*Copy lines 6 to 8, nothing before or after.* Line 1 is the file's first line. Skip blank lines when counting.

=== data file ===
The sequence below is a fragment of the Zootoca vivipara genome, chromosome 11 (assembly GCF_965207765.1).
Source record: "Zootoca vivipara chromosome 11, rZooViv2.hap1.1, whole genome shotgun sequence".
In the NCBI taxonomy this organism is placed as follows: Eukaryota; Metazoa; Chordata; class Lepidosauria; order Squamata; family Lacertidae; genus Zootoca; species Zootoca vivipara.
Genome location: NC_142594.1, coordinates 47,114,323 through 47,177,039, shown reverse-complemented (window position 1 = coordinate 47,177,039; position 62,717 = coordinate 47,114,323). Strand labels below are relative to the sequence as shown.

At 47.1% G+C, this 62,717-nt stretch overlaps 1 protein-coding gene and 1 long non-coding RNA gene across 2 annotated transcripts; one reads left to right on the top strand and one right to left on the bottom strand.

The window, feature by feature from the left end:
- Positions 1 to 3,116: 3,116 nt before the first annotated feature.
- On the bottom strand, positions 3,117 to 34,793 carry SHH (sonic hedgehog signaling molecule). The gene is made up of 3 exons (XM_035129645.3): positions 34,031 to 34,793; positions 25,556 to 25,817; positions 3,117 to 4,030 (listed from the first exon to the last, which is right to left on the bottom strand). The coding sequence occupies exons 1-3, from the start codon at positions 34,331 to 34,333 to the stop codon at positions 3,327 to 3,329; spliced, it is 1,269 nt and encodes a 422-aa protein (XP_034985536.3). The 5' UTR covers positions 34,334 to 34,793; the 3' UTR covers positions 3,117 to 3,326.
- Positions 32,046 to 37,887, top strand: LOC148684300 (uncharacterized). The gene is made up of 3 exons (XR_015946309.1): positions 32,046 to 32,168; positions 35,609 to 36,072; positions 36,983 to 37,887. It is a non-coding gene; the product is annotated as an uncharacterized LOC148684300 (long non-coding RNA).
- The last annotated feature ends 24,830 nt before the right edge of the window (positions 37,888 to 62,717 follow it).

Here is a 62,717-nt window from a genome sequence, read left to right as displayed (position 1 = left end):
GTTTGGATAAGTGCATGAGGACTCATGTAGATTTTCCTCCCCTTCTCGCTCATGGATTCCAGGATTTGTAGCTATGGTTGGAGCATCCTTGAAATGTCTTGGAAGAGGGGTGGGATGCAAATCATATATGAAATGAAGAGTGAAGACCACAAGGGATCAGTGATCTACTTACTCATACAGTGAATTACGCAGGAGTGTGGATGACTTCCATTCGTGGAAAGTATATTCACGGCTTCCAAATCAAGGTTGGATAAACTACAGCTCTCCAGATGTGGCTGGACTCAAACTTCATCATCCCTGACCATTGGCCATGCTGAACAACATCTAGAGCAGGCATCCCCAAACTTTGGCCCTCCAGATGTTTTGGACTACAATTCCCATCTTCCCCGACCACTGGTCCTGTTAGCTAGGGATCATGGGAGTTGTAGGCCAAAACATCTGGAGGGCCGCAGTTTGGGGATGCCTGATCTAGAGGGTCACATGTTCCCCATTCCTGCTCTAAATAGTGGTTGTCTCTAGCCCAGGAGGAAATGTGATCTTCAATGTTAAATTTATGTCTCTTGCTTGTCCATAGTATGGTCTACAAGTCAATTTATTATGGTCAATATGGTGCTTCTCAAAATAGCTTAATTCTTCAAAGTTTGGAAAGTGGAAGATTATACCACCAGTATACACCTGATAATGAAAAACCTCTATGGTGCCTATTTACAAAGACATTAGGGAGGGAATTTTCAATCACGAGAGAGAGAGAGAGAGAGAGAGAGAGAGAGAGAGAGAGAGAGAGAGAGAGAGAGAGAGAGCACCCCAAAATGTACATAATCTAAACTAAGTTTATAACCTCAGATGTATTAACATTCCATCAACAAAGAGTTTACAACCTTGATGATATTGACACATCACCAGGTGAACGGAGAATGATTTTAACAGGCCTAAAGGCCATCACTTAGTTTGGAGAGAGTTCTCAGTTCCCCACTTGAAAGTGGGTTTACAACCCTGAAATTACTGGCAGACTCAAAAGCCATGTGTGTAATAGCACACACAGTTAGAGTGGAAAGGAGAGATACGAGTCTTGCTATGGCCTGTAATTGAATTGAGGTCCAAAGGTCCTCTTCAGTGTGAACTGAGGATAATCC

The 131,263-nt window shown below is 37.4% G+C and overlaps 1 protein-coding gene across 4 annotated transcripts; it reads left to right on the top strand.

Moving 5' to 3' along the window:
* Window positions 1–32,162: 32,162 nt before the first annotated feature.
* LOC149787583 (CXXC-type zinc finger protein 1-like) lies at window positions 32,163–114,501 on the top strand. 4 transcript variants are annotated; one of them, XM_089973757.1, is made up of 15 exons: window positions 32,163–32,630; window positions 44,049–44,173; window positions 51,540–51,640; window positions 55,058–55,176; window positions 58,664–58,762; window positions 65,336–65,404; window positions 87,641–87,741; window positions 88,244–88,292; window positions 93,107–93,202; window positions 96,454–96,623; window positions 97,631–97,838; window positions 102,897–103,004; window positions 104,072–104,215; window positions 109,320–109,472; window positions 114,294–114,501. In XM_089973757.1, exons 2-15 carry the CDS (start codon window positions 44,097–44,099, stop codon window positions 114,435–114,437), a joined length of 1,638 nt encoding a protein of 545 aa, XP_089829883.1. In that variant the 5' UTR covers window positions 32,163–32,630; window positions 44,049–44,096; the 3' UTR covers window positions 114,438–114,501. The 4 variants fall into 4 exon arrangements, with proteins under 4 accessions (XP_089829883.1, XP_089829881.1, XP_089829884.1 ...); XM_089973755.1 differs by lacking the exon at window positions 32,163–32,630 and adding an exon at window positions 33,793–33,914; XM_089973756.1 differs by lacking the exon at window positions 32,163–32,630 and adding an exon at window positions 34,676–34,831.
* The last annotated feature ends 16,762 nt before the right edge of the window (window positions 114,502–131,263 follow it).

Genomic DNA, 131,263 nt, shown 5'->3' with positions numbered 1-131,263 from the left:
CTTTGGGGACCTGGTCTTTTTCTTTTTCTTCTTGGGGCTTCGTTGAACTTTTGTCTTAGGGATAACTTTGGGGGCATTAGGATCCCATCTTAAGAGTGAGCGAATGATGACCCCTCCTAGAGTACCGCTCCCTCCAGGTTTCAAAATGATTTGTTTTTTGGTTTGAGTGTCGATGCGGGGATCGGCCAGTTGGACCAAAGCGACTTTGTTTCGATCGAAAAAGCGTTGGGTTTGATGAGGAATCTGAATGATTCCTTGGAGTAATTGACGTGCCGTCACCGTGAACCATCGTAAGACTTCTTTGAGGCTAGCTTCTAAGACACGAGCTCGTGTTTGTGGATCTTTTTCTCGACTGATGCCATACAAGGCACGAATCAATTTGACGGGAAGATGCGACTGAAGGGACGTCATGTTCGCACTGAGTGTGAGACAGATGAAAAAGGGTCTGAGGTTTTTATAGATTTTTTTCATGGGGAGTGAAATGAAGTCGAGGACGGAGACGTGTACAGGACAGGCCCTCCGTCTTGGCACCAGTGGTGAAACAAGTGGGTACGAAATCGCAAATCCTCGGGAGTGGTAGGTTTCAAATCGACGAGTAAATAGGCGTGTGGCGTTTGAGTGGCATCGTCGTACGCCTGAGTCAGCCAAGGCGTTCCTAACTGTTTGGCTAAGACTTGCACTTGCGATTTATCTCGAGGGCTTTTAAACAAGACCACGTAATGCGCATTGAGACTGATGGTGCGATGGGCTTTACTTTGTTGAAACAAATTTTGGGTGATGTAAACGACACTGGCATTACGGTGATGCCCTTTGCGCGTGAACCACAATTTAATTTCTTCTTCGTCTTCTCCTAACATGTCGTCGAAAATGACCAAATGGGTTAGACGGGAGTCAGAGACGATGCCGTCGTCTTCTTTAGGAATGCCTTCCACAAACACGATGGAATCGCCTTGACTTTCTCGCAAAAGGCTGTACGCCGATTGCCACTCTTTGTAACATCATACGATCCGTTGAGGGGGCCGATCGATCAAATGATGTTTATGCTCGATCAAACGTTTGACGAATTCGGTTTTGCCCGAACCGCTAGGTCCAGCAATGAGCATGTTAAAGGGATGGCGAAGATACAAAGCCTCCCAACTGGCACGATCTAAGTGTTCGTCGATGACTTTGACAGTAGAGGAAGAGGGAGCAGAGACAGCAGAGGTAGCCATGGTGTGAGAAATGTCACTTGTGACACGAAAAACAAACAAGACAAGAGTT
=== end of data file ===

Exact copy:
The window, feature by feature from the left end:
- Positions 1 to 3,116: 3,116 nt before the first annotated feature.
- On the bottom strand, positions 3,117 to 34,793 carry SHH (sonic hedgehog signaling molecule). The gene is made up of 3 exons (XM_035129645.3): positions 34,031 to 34,793; positions 25,556 to 25,817; positions 3,117 to 4,030 (listed from the first exon to the last, which is right to left on the bottom strand). The coding sequence occupies exons 1-3, from the start codon at positions 34,331 to 34,333 to the stop codon at positions 3,327 to 3,329; spliced, it is 1,269 nt and encodes a 422-aa protein (XP_034985536.3). The 5' UTR covers positions 34,334 to 34,793; the 3' UTR covers positions 3,117 to 3,326.